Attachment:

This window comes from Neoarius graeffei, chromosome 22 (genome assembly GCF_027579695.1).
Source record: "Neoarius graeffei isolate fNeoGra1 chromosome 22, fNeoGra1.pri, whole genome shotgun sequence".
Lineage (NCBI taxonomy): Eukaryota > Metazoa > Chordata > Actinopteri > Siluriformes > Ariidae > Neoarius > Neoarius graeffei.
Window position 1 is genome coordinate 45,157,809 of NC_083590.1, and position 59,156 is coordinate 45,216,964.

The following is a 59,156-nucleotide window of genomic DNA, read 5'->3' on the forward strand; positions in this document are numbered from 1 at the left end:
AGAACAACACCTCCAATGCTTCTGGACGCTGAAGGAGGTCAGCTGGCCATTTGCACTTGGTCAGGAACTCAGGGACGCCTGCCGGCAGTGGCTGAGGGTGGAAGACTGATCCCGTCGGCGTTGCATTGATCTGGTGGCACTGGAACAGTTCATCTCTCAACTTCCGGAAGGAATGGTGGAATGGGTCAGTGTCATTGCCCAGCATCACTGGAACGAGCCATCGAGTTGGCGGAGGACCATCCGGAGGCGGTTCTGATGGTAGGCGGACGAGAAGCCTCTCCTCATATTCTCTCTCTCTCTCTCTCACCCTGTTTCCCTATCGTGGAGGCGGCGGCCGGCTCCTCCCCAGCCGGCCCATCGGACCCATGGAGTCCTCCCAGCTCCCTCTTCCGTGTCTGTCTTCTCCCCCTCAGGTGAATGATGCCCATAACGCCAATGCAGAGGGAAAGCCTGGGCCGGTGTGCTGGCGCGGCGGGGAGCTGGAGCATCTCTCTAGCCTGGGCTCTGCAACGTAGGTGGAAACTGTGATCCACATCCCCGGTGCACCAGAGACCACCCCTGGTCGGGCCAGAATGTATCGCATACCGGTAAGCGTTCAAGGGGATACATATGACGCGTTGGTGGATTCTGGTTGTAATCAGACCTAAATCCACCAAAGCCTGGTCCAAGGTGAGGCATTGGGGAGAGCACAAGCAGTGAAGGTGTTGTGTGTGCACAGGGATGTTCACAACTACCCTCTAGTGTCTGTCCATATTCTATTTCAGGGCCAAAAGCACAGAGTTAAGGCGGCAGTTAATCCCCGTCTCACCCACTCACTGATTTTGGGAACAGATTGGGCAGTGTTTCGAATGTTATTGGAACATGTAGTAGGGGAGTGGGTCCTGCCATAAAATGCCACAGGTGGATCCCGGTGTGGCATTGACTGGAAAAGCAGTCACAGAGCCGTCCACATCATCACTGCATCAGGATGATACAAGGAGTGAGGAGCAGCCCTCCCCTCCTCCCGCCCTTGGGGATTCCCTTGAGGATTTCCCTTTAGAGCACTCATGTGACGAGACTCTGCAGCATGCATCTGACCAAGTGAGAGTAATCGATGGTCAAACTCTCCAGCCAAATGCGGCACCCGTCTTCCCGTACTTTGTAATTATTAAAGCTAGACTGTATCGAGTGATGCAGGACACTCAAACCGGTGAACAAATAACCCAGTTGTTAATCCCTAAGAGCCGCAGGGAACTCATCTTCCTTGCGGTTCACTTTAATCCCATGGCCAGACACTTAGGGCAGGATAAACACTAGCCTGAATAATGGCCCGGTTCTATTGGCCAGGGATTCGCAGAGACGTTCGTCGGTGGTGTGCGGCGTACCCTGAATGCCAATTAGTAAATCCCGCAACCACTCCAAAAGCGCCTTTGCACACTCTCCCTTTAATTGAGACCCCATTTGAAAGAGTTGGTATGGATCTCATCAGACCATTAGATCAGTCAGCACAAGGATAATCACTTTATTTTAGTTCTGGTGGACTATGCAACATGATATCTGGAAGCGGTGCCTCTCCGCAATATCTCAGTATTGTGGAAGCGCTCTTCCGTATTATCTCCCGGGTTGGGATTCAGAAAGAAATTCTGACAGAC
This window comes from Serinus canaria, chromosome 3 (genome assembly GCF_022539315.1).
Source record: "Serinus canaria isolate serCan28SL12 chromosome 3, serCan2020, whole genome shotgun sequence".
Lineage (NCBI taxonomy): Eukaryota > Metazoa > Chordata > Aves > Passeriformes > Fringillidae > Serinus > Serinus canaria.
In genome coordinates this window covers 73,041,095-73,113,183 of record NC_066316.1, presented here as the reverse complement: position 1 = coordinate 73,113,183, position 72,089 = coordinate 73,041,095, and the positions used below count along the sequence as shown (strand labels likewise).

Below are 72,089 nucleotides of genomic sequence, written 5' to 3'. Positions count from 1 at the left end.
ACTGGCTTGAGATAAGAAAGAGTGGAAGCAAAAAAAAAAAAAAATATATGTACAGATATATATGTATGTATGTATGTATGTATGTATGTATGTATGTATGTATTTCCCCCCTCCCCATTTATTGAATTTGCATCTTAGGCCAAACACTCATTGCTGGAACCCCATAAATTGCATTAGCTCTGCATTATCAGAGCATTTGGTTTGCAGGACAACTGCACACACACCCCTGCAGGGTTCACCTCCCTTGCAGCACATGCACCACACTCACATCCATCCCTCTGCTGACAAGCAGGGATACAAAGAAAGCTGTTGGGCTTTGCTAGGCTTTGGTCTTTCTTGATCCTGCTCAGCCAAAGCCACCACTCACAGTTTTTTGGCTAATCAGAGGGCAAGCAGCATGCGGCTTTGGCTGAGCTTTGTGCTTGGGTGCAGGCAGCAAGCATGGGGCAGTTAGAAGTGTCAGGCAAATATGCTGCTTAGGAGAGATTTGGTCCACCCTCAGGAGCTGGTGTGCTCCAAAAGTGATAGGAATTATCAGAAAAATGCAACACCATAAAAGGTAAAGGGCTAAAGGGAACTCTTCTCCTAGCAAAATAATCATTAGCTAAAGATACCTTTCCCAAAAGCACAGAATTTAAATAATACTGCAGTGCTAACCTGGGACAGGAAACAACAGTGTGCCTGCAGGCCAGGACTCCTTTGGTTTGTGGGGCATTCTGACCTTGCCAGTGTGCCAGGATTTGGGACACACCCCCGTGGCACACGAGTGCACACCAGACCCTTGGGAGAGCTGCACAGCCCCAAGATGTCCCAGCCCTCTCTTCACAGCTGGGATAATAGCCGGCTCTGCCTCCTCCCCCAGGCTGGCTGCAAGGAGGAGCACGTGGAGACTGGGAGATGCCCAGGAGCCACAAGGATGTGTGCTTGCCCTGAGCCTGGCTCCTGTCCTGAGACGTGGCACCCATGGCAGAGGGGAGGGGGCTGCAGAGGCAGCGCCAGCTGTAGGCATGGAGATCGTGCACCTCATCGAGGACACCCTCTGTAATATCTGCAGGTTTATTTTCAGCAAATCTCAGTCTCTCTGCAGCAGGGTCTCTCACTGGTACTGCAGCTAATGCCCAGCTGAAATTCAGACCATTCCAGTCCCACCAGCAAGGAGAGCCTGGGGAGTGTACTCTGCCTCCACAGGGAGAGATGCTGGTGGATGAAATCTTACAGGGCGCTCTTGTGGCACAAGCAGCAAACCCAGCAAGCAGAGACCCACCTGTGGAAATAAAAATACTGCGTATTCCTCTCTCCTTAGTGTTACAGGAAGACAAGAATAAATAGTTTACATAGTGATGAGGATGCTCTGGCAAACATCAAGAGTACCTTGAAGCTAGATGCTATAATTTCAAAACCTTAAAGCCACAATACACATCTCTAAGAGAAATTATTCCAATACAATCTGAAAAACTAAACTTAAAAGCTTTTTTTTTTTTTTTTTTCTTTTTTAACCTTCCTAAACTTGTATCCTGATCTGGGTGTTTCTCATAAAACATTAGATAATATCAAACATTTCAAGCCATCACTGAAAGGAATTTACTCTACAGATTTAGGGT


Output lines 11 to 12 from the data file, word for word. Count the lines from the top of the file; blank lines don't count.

Below are 72,089 nucleotides of genomic sequence, written 5' to 3'. Positions count from 1 at the left end.
ACTGGCTTGAGATAAGAAAGAGTGGAAGCAAAAAAAAAAAAAAATATATGTACAGATATATATGTATGTATGTATGTATGTATGTATGTATGTATGTATGTATTTCCCCCCTCCCCATTTATTGAATTTGCATCTTAGGCCAAACACTCATTGCTGGAACCCCATAAATTGCATTAGCTCTGCATTATCAGAGCATTTGGTTTGCAGGACAACTGCACACACACCCCTGCAGGGTTCACCTCCCTTGCAGCACATGCACCACACTCACATCCATCCCTCTGCTGACAAGCAGGGATACAAAGAAAGCTGTTGGGCTTTGCTAGGCTTTGGTCTTTCTTGATCCTGCTCAGCCAAAGCCACCACTCACAGTTTTTTGGCTAATCAGAGGGCAAGCAGCATGCGGCTTTGGCTGAGCTTTGTGCTTGGGTGCAGGCAGCAAGCATGGGGCAGTTAGAAGTGTCAGGCAAATATGCTGCTTAGGAGAGATTTGGTCCACCCTCAGGAGCTGGTGTGCTCCAAAAGTGATAGGAATTATCAGAAAAATGCAACACCATAAAAGGTAAAGGGCTAAAGGGAACTCTTCTCCTAGCAAAATAATCATTAGCTAAAGATACCTTTCCCAAAAGCACAGAATTTAAATAATACTGCAGTGCTAACCTGGGACAGGAAACAACAGTGTGCCTGCAGGCCAGGACTCCTTTGGTTTGTGGGGCATTCTGACCTTGCCAGTGTGCCAGGATTTGGGACACACCCCCGTGGCACACGAGTGCACACCAGACCCTTGGGAGAGCTGCACAGCCCCAAGATGTCCCAGCCCTCTCTTCACAGCTGGGATAATAGCCGGCTCTGCCTCCTCCCCCAGGCTGGCTGCAAGGAGGAGCACGTGGAGACTGGGAGATGCCCAGGAGCCACAAGGATGTGTGCTTGCCCTGAGCCTGGCTCCTGTCCTGAGACGTGGCACCCATGGCAGAGGGGAGGGGGCTGCAGAGGCAGCGCCAGCTGTAGGCATGGAGATCGTGCACCTCATCGAGGACACCCTCTGTAATATCTGCAGGTTTATTTTCAGCAAATCTCAGTCTCTCTGCAGCAGGGTCTCTCACTGGTACTGCAGCTAATGCCCAGCTGAAATTCAGACCATTCCAGTCCCACCAGCAAGGAGAGCCTGGGGAGTGTACTCTGCCTCCACAGGGAGAGATGCTGGTGGATGAAATCTTACAGGGCGCTCTTGTGGCACAAGCAGCAAACCCAGCAAGCAGAGACCCACCTGTGGAAATAAAAATACTGCGTATTCCTCTCTCCTTAGTGTTACAGGAAGACAAGAATAAATAGTTTACATAGTGATGAGGATGCTCTGGCAAACATCAAGAGTACCTTGAAGCTAGATGCTATAATTTCAAAACCTTAAAGCCACAATACACATCTCTAAGAGAAATTATTCCAATACAATCTGAAAAACTAAACTTAAAAGCTTTTTTTTTTTTTTTTTTCTTTTTTAACCTTCCTAAACTTGTATCCTGATCTGGGTGTTTCTCATAAAACATTAGATAATATCAAACATTTCAAGCCATCACTGAAAGGAATTTACTCTACAGATTTAGGGT